Sunday, October 13, 2013

NY Film Festival: Nebraska

Nebraska is Alexander Payne's new film: a rumination on old age, the heartbrake of unfulfilled dreams, the eternal struggle between fathers and sons, and the death of America's heartland during the current economic crisis. Shot on black-and-white film by Phedon Papamichael, the texture of the images are reminiscent of the great photographs of Walker Evans and Dorothea Lange of the Great Depression, and Gregg Toland's cinematography on John Ford's great film The Grapes of Wrath.

The story centers on the complex relationship between a father and son. Woody, (Bruce Dern) is an alcoholic octogenarian, who is rapidly losing touch with reality, and who wants to travel from his home in Billings, Montana to Lincoln, Nebraska to collect the million dollars that he thinks he's won in a bogus sweepstakes. His son, David (Will Forte), a stereo and TV salesman who has just split up with his live-in girlfriend, agrees to drive him there, even though he knows fully well that there will be no money waiting for him at the end of their journey. Rounding out the other main characters in this road film are Woody's shrewish wife Kate (June Squibb) and Ross (Bob Odenkirk), Woody's more successful older son who is an up-and-coming TV anchorman. When the journey takes us to Woody and Kate's rural town where they grew up, we also meet Ed Pegram (Stacy Keach), Woody's ex-business partner who does not wait long before he threatens Woody and the family claiming that the old man owes him ten grand.

Despite the serious issues of unemployment, economic failure, and old age that the film raises, Bob Nelson's screenplay is rich and plentiful with dark comedic scenes that verge on the absurd, coupled with brilliant dialogue that elevates the script to the level of art. Woody and his son hopelessly looking for dad's teeth on the railroad tracks is pure Samuel Beckett, while their dialogue during this scene, in which both take their turn at dismissing that the teeth they found are not the right teeth, is pure Golden-Age Hollywood.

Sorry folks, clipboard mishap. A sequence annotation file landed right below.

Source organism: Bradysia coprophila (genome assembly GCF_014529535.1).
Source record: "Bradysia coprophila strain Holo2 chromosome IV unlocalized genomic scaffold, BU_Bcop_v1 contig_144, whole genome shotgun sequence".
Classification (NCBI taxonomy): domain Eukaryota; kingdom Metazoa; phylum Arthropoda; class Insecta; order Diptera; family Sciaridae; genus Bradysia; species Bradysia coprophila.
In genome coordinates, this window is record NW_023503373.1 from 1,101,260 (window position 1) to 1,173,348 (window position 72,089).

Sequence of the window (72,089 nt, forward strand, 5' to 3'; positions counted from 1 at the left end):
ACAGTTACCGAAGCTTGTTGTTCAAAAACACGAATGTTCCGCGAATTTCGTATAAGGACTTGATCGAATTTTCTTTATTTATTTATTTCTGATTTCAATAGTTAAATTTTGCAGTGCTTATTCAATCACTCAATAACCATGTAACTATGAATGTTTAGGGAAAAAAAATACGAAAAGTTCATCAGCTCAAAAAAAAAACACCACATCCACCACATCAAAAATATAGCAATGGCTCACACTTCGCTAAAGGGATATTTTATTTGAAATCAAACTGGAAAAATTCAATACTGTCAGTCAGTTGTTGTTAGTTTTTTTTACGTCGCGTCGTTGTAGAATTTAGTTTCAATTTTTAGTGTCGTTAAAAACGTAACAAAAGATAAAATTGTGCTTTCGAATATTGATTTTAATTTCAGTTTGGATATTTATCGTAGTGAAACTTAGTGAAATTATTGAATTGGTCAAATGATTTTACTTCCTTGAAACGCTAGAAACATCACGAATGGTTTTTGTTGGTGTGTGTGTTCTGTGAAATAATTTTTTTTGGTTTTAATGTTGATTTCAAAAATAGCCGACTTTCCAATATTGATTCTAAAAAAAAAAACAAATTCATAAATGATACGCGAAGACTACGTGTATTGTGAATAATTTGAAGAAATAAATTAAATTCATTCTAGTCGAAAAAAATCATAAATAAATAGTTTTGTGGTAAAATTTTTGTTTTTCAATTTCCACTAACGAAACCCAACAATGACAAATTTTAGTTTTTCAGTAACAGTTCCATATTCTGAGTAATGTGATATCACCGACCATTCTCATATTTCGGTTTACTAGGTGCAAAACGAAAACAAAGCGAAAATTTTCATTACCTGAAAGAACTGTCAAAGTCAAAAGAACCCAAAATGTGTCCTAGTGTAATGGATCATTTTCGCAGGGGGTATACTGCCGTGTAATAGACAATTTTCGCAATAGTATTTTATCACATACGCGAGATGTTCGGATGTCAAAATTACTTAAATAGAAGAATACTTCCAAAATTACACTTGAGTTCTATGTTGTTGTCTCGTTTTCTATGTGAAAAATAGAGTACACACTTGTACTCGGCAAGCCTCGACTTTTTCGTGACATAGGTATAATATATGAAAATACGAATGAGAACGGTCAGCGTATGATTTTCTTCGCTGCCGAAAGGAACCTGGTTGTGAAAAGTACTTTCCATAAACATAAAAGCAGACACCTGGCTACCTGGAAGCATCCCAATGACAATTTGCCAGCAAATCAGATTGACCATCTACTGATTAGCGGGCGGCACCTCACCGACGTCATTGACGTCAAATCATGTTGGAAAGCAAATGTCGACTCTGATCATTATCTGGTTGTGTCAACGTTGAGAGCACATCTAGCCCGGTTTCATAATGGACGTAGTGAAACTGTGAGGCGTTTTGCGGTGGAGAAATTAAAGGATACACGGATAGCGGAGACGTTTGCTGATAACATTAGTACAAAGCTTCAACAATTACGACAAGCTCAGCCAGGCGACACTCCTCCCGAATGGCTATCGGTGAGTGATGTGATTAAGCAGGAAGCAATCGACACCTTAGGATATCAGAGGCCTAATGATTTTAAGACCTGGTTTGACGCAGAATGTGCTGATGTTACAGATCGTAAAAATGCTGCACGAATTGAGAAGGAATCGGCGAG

Alexander Payne has once again cast his film perfectly. Bruce Dern is wonderfully memorable as Woody, a grizzled, whispy-haired lumbering, but fragile man; his face a map showing a lifetime of sacrifice and missed opportunities. June Squibb, an actress who has made a career playing mothers and aunts, and who played Helen Schmidt in Payne's 2002 About Schmidt, is a force of shrewish nature as Woody's loud but lovable wife: an old lady who clearly has happily misplaced her super-ego somewhere far, and who wants to ship Woody to a nursing home. Sons Will Forte and Bob Odenkirk start out in Cain and Abel mode until circumstances turn them into bumbling conspirators in a hilarious sequence regarding an old air compressor.

One of the best films of the year, Nebraska is destined for loads of prizes and awards, and it is not to be missed.

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